When I think of how governance of health care organizations has evolved, I think of the old slogan: "You've come a long way, baby." For more than 200 years after Benjamin Franklin started the first hospital in Philadelphia in 1751, governing boards were mostly composed of wealthy, eminent citizens whose main job was to give or get money to run the hospital. Financial support was a prerequisite for being on a board, and no one was surprised at the end of the year when the administrator told the trustees how much the hospital was in the red and asked them make up the deficit.
Times have changed. Today, hospitals are widely considered to be among the most complex organizations anywhere. Their boards are responsible for more than just financial health. As stewards of an essential community asset, board members are accountable for care quality and safety, oversight of the CEO and development of senior leaders, the credentialing and performance of the medical staff, fulfillment of fiduciary and legal duties, and ensuring that the organization operates according to its mission.
Boards also must be stewards of their hospital's future—establishing the vision for what the hospital must become to continue meeting the community's needs and participating with stakeholders to develop goals and strategies to get there.
Quite a job description, and one that begs the question: Are today's board members up to the task?
As anyone who has been on a board or simply read a newspaper during the last decade well knows, boards have come under greater scrutiny. Both corporate and nonprofit failures have resulted in legislation, regulation and other efforts focused on raising the performance and accountability of governing boards in all sectors.
The governance provisions of the Sarbanes-Oxley legislation, which originally applied only to for-profit companies, have now been applied to nonprofit organizations in 11 states and counting. The AHA has convened two Blue Ribbon Panels on governance effectiveness and trustee competencies. BoardSource also convened a panel of experts to identify 12 principles that power exceptional boards. Rating agencies now include a governance assessment to determine hospital creditworthiness.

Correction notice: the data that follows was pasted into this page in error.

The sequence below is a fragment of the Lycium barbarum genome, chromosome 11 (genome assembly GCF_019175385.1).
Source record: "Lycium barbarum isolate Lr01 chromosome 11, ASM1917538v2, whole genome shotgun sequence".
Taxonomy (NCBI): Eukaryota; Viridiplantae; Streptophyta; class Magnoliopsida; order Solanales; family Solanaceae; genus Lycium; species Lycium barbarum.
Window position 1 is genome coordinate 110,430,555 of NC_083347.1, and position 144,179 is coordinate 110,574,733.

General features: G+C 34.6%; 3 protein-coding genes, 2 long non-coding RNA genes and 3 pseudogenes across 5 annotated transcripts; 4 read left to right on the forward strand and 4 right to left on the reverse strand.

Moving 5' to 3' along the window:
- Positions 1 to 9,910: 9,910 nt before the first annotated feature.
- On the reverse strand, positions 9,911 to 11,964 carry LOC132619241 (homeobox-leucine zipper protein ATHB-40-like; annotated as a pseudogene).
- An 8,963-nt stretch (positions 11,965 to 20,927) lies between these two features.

Not surprisingly, there is also a growing trend toward trustee certification. Several states have laid the foundation by establishing criteria for trustees to function effectively in their governance roles. These primarily voluntary programs have requirements that vary by state and typically rely on attestation from the hospital CEO and board chair that a board member meets the criteria, rather than on an objective verification of compliance or evidence that knowledge or skills have been acquired.
New Jersey has taken a step away from voluntary compliance by mandating seven hours of education for health care organization trustees. Other states are moving toward providing incentives for trustee education based on objective evidence of learning acquired through testing and other mechanisms. With all this activity, it's no wonder that 55 percent of respondents to the American College of Healthcare Executives' 2008 Futurescan survey believe it is likely that credentialing of hospital trustees will be common by 2013.
Clearly, the type of preparation that board members have received in the past will be inadequate to meet future needs. Preparing trustees in advance of service and securing their commitment to continuous learning throughout their years of service are emerging as a new standard for effective governance. Because governance involves more than just the board, successful education and development efforts will provide common learning experiences for trustees and hospital leaders. Finally, evidence of learning and competence will be required increasingly in a world that places the highest value on outcomes and improved performance.
Hospital boards and trustees have come a long way from the days when an open checkbook was the most important prerequisite for board service. In today's complex world, much more will be required. Hospitals and health care organizations need knowledgeable, skilled and engaged boards to address the challenges that face them. To get the "best on board" they must not only seek those trustees who are the most knowledgeable and competent to serve, but also must be willing to support them in the ongoing learning and development so essential to true governance effectiveness.
Connie Curran, R.N. (firstname.lastname@example.org), is president of Curran Associates, a health care management consulting firm in Chicago, and CEO of Best on Board, an organization that provides governance education and certification for board members.